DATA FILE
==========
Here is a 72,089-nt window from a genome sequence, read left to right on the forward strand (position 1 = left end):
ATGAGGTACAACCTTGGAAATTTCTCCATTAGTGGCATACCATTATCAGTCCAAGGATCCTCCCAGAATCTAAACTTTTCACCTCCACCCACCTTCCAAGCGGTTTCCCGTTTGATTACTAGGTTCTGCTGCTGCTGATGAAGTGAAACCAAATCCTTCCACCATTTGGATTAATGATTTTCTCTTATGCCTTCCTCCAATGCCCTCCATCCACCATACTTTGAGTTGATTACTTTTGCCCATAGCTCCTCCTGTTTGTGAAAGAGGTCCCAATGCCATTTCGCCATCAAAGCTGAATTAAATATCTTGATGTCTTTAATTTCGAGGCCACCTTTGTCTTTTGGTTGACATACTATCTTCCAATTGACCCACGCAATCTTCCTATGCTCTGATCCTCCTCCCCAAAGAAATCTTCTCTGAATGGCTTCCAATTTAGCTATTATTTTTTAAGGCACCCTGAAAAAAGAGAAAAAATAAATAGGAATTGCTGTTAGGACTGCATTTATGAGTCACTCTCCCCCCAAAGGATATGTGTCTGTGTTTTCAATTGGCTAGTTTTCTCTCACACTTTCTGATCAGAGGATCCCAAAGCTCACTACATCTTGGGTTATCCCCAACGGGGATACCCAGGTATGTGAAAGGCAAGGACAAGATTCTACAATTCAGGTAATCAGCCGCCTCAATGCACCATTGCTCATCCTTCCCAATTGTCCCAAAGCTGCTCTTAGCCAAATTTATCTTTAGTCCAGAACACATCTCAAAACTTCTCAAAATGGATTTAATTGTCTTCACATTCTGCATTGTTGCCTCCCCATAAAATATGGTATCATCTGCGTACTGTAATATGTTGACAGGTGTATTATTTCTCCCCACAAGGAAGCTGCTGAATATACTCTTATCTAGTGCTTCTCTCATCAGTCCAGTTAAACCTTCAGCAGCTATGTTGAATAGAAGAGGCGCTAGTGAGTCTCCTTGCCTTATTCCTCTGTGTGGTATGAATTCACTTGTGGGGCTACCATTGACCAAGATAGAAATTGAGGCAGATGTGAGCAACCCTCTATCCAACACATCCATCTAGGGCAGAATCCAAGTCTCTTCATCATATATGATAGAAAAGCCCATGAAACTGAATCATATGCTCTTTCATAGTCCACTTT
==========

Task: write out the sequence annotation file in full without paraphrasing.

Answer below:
Here is a 72,089-nt window from a genome sequence, read left to right on the forward strand (position 1 = left end):
ATGAGGTACAACCTTGGAAATTTCTCCATTAGTGGCATACCATTATCAGTCCAAGGATCCTCCCAGAATCTAAACTTTTCACCTCCACCCACCTTCCAAGCGGTTTCCCGTTTGATTACTAGGTTCTGCTGCTGCTGATGAAGTGAAACCAAATCCTTCCACCATTTGGATTAATGATTTTCTCTTATGCCTTCCTCCAATGCCCTCCATCCACCATACTTTGAGTTGATTACTTTTGCCCATAGCTCCTCCTGTTTGTGAAAGAGGTCCCAATGCCATTTCGCCATCAAAGCTGAATTAAATATCTTGATGTCTTTAATTTCGAGGCCACCTTTGTCTTTTGGTTGACATACTATCTTCCAATTGACCCACGCAATCTTCCTATGCTCTGATCCTCCTCCCCAAAGAAATCTTCTCTGAATGGCTTCCAATTTAGCTATTATTTTTTAAGGCACCCTGAAAAAAGAGAAAAAATAAATAGGAATTGCTGTTAGGACTGCATTTATGAGTCACTCTCCCCCCAAAGGATATGTGTCTGTGTTTTCAATTGGCTAGTTTTCTCTCACACTTTCTGATCAGAGGATCCCAAAGCTCACTACATCTTGGGTTATCCCCAACGGGGATACCCAGGTATGTGAAAGGCAAGGACAAGATTCTACAATTCAGGTAATCAGCCGCCTCAATGCACCATTGCTCATCCTTCCCAATTGTCCCAAAGCTGCTCTTAGCCAAATTTATCTTTAGTCCAGAACACATCTCAAAACTTCTCAAAATGGATTTAATTGTCTTCACATTCTGCATTGTTGCCTCCCCATAAAATATGGTATCATCTGCGTACTGTAATATGTTGACAGGTGTATTATTTCTCCCCACAAGGAAGCTGCTGAATATACTCTTATCTAGTGCTTCTCTCATCAGTCCAGTTAAACCTTCAGCAGCTATGTTGAATAGAAGAGGCGCTAGTGAGTCTCCTTGCCTTATTCCTCTGTGTGGTATGAATTCACTTGTGGGGCTACCATTGACCAAGATAGAAATTGAGGCAGATGTGAGCAACCCTCTATCCAACACATCCATCTAGGGCAGAATCCAAGTCTCTTCATCATATATGATAGAAAAGCCCATGAAACTGAATCATATGCTCTTTCATAGTCCACTTT